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Thursday, January 4, 2018

3 Historical Markers at Fort Hunter Mansion and Park

Fort Hunter Mansion and Park in Harrisburg Pennsylvania
Fort Hunter Mansion and Park is located on Front Street in Harrisburg, Pennsylvania. It's a beautiful riverfront park that sits right along the Susquehanna River. Visiting the park is FREE. It's open daily, year-round. You'll find two large parking lots with regular and handicap parking spaces.

A few months ago we visited Fort Hunter Mansion and Park and blogged extensively about our visit. You can find our original Fort Hunter Mansion and Park feature right here on our blog. It's one of the nicest, family-friendly parks that you can visit in the Harrisburg metro area.

Today's post is all about the 3 Historical Markers that we located while on a recent visit to the park. For the past few years we've been documenting the historical markers that we find while traveling, especially when we travel around Pennsylvania. These markers are a great source of information about our past. They're often over-looked and ignored by those who pass them by.
Fort Hunter Historical Marker in Harrisburg Pennsylvania

Historical Marker: Fort Hunter

Stockaded blockhouse, built 1755-56, on site of present Fort Hunter Museum. Used to protect the frontier and as a supply base in building Fort Augusta. Abandoned and fell into ruins after 1763.

We found this marker right near the main entrance that leads to the parking lot in from of Fort Hunter Mansion.
Simon Girty Historical Marker in Harrisburg Pennsylvania

Historical Marker: Simon Girty (1741–1818).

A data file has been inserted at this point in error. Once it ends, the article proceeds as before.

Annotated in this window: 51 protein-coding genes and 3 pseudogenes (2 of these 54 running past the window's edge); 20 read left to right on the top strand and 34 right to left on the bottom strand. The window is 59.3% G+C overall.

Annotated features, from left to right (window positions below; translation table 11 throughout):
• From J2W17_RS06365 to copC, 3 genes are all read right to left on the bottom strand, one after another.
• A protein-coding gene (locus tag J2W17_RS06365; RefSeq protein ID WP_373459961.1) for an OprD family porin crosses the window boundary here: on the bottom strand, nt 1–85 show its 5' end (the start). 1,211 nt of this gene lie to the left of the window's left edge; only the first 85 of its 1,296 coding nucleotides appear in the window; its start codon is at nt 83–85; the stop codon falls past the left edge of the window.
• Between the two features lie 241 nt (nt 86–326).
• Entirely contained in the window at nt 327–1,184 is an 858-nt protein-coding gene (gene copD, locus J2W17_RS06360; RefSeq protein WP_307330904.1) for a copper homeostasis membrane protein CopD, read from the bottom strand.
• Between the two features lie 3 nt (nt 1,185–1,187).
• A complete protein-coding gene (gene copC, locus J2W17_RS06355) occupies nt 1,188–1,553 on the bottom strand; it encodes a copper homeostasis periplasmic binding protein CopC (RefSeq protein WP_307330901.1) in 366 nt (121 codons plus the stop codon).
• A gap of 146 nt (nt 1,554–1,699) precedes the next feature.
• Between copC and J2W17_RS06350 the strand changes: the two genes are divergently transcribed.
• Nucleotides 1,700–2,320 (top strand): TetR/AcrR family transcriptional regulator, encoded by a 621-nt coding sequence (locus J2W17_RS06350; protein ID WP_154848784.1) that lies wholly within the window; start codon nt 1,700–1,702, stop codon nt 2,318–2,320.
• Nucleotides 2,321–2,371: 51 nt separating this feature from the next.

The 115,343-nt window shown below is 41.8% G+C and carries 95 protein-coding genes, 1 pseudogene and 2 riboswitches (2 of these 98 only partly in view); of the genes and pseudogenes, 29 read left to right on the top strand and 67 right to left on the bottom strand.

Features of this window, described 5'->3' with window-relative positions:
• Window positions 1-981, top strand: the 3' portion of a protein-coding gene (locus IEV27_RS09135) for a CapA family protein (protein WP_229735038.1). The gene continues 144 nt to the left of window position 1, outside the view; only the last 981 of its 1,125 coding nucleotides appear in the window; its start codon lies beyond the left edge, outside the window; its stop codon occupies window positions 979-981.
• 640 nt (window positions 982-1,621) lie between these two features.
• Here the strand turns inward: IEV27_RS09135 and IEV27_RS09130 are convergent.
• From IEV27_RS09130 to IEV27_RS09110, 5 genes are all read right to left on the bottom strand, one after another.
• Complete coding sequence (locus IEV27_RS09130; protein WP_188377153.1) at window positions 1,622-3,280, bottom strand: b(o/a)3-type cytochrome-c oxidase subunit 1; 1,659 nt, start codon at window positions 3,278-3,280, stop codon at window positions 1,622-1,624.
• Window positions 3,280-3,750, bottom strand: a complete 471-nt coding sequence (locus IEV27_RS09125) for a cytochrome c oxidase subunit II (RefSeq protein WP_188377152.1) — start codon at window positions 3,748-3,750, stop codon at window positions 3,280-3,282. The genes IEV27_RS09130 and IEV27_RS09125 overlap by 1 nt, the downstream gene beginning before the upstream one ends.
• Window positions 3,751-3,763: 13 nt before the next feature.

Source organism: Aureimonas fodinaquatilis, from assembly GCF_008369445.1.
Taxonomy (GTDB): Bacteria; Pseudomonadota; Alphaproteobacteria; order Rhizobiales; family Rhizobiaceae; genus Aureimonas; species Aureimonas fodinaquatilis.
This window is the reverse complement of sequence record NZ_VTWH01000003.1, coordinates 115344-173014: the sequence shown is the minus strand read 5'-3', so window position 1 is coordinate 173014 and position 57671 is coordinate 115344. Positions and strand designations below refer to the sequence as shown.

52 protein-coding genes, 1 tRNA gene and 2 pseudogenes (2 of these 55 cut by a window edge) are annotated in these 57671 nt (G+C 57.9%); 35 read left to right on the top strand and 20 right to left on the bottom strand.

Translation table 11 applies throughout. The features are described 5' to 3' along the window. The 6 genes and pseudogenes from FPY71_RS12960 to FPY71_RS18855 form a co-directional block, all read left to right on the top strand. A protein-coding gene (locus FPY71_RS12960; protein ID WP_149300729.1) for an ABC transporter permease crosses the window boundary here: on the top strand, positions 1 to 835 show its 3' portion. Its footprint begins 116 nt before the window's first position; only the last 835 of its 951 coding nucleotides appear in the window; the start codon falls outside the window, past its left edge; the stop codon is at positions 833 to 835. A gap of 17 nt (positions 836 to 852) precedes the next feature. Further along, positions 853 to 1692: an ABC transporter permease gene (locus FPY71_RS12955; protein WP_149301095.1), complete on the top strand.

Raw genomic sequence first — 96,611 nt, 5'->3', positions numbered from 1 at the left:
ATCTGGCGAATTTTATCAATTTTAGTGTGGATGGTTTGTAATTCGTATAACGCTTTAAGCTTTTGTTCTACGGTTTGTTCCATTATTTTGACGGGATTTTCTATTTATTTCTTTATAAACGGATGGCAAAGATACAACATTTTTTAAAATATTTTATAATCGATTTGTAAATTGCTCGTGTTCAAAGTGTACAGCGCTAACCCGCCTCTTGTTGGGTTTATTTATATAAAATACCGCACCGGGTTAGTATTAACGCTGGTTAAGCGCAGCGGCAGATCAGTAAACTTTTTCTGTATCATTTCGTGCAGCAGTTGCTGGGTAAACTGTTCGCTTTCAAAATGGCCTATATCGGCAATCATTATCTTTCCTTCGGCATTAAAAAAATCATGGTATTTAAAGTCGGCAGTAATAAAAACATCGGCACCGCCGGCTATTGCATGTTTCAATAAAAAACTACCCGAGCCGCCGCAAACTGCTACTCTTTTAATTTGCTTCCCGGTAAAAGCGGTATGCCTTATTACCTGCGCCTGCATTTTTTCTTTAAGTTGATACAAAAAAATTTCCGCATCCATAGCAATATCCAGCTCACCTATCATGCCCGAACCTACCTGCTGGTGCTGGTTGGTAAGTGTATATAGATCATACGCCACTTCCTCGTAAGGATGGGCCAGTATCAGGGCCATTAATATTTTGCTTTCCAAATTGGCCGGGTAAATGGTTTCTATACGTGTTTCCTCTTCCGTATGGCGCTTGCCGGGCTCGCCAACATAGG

Frontiersman known as the “Great Renegade” was born nearby. Captured by Indians, 1756, he lived among the Senecas and learned their language and culture. Following his release, he became an interpreter for the American army; deserted in 1778. Afterwards he led British and Native American war parties against frontier settlements. Hostile to the U.S. in War of 1812. Regarded as a loyalists by some and a “white savage” by others, he remains controversial. He died in Canada.

This historical marker is located in Fort Hunter Park and not far from the first one.
Rockville Bridge Historical Marker in Harrisburg Pennsylvania

Historical Marker: Rockville Bridge

The longest stone masonry arch railroad bridge in the world, visible to the south, was built between 1900 and 1902. Named for the surrounding small settlement, it has forty-eight arches and a length of 3,820 feet. It is the third bridge constructed here by the Pennsylvania Railroad. A wooden structure had been built 1847 through 1849, followed by an iron bridge in 1877.

This historical marker is also located on the park grounds. You'll want to walk along the Susquehanna River towards the bridge and you'll see the marker on the right side.

We drive by the Fort Hunter Mansion and Park and often times we see artistic painters out on the ground of the park with easels painting the Rockville Bridge. It's one of the most famous stone bridges in the world. You can get some great views of the bridge from both sides of the Susquehanna River if you would like to photograph it. The picture above was taken while standing in Fort Hunter Mansion and Park.

We enjoy hunting down historical markers and documenting the ones that we see. We'll often take photographs of them, document their locations and once we're back home...we'll do some research on the marker to learn more about it. It's a great way to learn about new or often forgotten history. You can find more documented historical markers on our BLOG and over on our PINTEREST board.

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